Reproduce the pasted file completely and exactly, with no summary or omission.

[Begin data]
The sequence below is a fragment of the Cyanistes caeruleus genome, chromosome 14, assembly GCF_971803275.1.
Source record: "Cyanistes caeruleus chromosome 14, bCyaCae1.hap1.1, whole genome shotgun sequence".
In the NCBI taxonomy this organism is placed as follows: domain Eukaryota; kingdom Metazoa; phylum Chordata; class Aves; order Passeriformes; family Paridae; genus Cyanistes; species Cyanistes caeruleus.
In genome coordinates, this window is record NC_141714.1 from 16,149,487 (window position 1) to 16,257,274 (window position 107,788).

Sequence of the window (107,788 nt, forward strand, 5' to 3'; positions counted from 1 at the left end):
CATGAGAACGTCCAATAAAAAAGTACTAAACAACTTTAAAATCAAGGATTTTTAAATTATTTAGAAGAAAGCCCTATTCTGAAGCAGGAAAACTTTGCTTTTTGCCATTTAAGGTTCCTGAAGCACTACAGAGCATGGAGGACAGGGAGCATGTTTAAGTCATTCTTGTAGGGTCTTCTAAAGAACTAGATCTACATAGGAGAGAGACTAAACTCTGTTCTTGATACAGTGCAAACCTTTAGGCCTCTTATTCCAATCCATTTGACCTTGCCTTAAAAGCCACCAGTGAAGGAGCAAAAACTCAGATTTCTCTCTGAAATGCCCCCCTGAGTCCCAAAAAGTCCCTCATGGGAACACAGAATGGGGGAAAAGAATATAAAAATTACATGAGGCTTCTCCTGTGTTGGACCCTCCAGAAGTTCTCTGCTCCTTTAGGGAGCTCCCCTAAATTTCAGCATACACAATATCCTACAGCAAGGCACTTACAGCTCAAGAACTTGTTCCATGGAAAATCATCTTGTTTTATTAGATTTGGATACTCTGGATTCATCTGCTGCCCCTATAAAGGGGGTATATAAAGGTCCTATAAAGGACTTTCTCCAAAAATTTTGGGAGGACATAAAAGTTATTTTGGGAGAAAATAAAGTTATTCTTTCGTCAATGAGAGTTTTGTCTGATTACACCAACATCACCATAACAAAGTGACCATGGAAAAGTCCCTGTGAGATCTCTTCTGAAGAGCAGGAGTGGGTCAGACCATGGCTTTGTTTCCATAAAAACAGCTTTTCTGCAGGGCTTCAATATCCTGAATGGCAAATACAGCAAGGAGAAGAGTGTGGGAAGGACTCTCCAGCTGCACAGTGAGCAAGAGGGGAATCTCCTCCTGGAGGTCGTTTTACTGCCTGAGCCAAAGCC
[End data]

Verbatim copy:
The sequence below is a fragment of the Cyanistes caeruleus genome, chromosome 14, assembly GCF_971803275.1.
Source record: "Cyanistes caeruleus chromosome 14, bCyaCae1.hap1.1, whole genome shotgun sequence".
In the NCBI taxonomy this organism is placed as follows: domain Eukaryota; kingdom Metazoa; phylum Chordata; class Aves; order Passeriformes; family Paridae; genus Cyanistes; species Cyanistes caeruleus.
In genome coordinates, this window is record NC_141714.1 from 16,149,487 (window position 1) to 16,257,274 (window position 107,788).

Sequence of the window (107,788 nt, forward strand, 5' to 3'; positions counted from 1 at the left end):
CATGAGAACGTCCAATAAAAAAGTACTAAACAACTTTAAAATCAAGGATTTTTAAATTATTTAGAAGAAAGCCCTATTCTGAAGCAGGAAAACTTTGCTTTTTGCCATTTAAGGTTCCTGAAGCACTACAGAGCATGGAGGACAGGGAGCATGTTTAAGTCATTCTTGTAGGGTCTTCTAAAGAACTAGATCTACATAGGAGAGAGACTAAACTCTGTTCTTGATACAGTGCAAACCTTTAGGCCTCTTATTCCAATCCATTTGACCTTGCCTTAAAAGCCACCAGTGAAGGAGCAAAAACTCAGATTTCTCTCTGAAATGCCCCCCTGAGTCCCAAAAAGTCCCTCATGGGAACACAGAATGGGGGAAAAGAATATAAAAATTACATGAGGCTTCTCCTGTGTTGGACCCTCCAGAAGTTCTCTGCTCCTTTAGGGAGCTCCCCTAAATTTCAGCATACACAATATCCTACAGCAAGGCACTTACAGCTCAAGAACTTGTTCCATGGAAAATCATCTTGTTTTATTAGATTTGGATACTCTGGATTCATCTGCTGCCCCTATAAAGGGGGTATATAAAGGTCCTATAAAGGACTTTCTCCAAAAATTTTGGGAGGACATAAAAGTTATTTTGGGAGAAAATAAAGTTATTCTTTCGTCAATGAGAGTTTTGTCTGATTACACCAACATCACCATAACAAAGTGACCATGGAAAAGTCCCTGTGAGATCTCTTCTGAAGAGCAGGAGTGGGTCAGACCATGGCTTTGTTTCCATAAAAACAGCTTTTCTGCAGGGCTTCAATATCCTGAATGGCAAATACAGCAAGGAGAAGAGTGTGGGAAGGACTCTCCAGCTGCACAGTGAGCAAGAGGGGAATCTCCTCCTGGAGGTCGTTTTACTGCCTGAGCCAAAGCC